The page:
Current AI can answer specific questions, but it is still a far cry from human-like intelligence. In most cases, questions evolve around predictions. In the diagnostic world of enterprise imaging, radiologists have been extensively trained to identify disease and are skilled at making efficient predictions—thus limiting the value of AI. In specific cases, algorithms could overcome the intrinsic limitations of human perception—such as skin cancer detection, diabetic retinopathy, or difficult-to-discern diseases on chest X-rays. Beyond these instances, the immediate future of AI lies more in aiding medically underserved areas.
However, AI is already far more valuable when its predictions are used to anticipate a need for resources. Examples include patient scheduling to reduce appointment no-shows; efficient allocation of IT and device resources through dynamic mapping; optimized assignment and triaging of radiologists’ cases; and automatic adjustment of smart display protocols to radiologists’ preferences in PACS systems. AI can guide and inform our decisions by generating new insights from tedious quantification tasks, such as Ejection Fraction computation in cardiac exams. Of course, AI is also adept at mining complex multi-dimensional data from multiple systems.
Medical Imaging-based AI
If an imaging product can help a referring physician determine the correct disease therapy—or significantly alter the treatment course through early detection of diseases such as lung cancer—it’s likely to have much higher value per study than if it simply helps a radiologist detect a lesion. Replacing a costly diagnostic procedure with a less expensive one will have a positive impact on cost reduction. (Example: replacing invasive, catheter-based devices with CT-based imaging phenotype of collateral ventilation.)
Imaging-based AI may also prove to be more accurate than genomics in predicting cancer for specific genetic subtypes, as we’ve seen in the fascinating brain imaging research in glioblastoma. Overall, identifying a patient’s risk of disease or preventing catastrophic events using imaging phenotypes will likely have a significant positive impact on a patient’s outcomes. Examples include the quantification of COPD to improve lung cancer risk assessment; the detection and screening of abdominal fat in relation to metabolic syndrome and cardiovascular disease; the prediction of aneurysm ruptures; and the detection of likely kidney damage in diabetic patients.
Perceiving Value in Artificial Intelligence
Payers, referrers, and radiologists all perceive value differently. In the near term, it’s likely that AI adoption will begin with applications embraced by all parties, for which AI will not be perceived as competing with our existing practices. AI tasks such as disease classification, which will require radiologists’ consent and directly impact their existing reading workflow, will take longer to be accepted. Segmentation tasks and mundane workflow-improvement tasks will initially be more appealing if they touch a large volume of cases and radiologists.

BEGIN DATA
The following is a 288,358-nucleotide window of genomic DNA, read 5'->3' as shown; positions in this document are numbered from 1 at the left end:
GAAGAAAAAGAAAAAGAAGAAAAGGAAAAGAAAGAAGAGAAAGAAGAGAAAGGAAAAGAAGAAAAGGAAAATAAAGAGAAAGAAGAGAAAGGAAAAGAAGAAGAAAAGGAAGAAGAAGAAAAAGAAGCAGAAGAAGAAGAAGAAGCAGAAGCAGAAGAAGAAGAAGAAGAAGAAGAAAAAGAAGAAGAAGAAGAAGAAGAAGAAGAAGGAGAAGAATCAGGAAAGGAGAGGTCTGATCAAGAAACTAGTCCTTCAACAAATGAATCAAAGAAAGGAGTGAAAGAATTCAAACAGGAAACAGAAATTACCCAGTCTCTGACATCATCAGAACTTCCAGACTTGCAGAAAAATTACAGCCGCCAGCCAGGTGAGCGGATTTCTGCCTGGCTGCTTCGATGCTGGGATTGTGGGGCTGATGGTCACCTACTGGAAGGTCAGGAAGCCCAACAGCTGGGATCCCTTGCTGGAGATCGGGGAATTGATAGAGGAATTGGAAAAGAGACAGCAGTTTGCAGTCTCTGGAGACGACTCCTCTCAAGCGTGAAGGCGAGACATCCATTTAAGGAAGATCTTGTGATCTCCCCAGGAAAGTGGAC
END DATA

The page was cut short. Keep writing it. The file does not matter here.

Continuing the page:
The consolidation of radiology groups will certainly help AI acceptance. In this initial phase, radiologists will need to be incentivized to contribute to the vendors’ AI ecosystems by providing quality annotated data and feedback. The interpretability of AI results from deep learning methods—a concern for physicians in general—will likely improve over time. Solutions such as local interpretable model-agnostic explanations (LIME) will evolve to analyze machine learning (ML) answers and point to the relevant source data.
Access to annotated data to train machine learning algorithms is essential for AI value creation. Data access will modestly improve in the U.S. as physicians’ bodies such as the ACR take aim at validating AI use cases. These groups are encouraging the provision of data that can be used for FDA submissions, as well as for competition between radiology groups for additional revenues. Longer term, any significant disruption to the regulatory process—coupled with the emergence of deep learning methods that consistently outperform humans—could dramatically increase the democratization of AI in radiology.
The infusion of AI in enterprise imaging is enabling ever more efficient workflows and data use. AI is expected to provide positive operational, financial, and productivity benefits before its full clinical value can be unlocked.
If you’re at RSNA and want to hear more about the place of artificial intelligence within enterprise imaging, visit us in Booth 6713 and book a meeting.